Ilona Andrews (On the Edge (The Edge, #1))
If the life of a man or woman on earth is to bear the fragrance of heaven the winds of God must blow on that life, winds not always balmy from the south, but fierce winds from the north that chill the very marrow.
Elisabeth Elliot (A Chance to Die: The Life and Legacy of Amy Carmichael)
Whenever anyone has called me a bitch, I have taken it as a compliment. To me, a bitch is assertive, unapologetic, demanding, intimidating, intelligent, fiercely protective, in control—all very positive attributes. But it’s not supposed to be a compliment, because there’s that old, stupid double standard: When men are aggressive and dominant, they are admired, but when a woman possesses those same qualities, she is dismissed and called a bitch.
Margaret Cho
She tasted of salvation and damnation at once. No woman had ever lured him to forget who he was…forget his past, his future, and fill him with the need to have her no matter the cost to his soul.
Vonda Sinclair (My Fierce Highlander (Highland Adventure, #1))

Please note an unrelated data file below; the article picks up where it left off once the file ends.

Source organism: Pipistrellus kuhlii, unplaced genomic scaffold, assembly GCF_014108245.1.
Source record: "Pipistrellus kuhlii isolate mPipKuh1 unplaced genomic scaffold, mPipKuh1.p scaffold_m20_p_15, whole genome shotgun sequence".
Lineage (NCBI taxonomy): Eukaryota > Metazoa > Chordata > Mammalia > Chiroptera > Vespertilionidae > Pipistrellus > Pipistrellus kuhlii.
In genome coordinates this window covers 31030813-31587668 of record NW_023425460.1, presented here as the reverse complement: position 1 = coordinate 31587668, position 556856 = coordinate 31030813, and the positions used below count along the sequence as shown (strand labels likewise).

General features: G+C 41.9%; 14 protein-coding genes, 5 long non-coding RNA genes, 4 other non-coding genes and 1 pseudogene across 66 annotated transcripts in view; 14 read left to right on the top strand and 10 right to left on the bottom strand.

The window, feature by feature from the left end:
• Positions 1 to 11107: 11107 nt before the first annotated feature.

i found god in myself & i loved her/ i loved her fiercely
Ntozake Shange
Whatever she suffered, whatever loss came to her, she would throw it off, for it was not in her nature to go under. Although she was the woman and he a fierce and sometimes arrogant man, hers was the stronger nature because the more pliant.
Winston Graham (Demelza (Poldark, #2))
But the real fierceness of desire, the real heat of a passion long continued and withering up the soul of a man, is the craving for identity with the woman that he loves. He desires to see with the same eyes, to touch with the same sense of touch, to hear with the same ears, to lose his identity, to be enveloped, to be supported. For, whatever may be said of the relation of the sexes, there is no man who loves a woman that does not desire to come to her for the renewal of his courage, for the cutting asunder of his difficulties. And that will be the mainspring of his desire for her. We are all so afraid, we are all so alone, we all so need from the outside the assurance of our own worthiness to exist.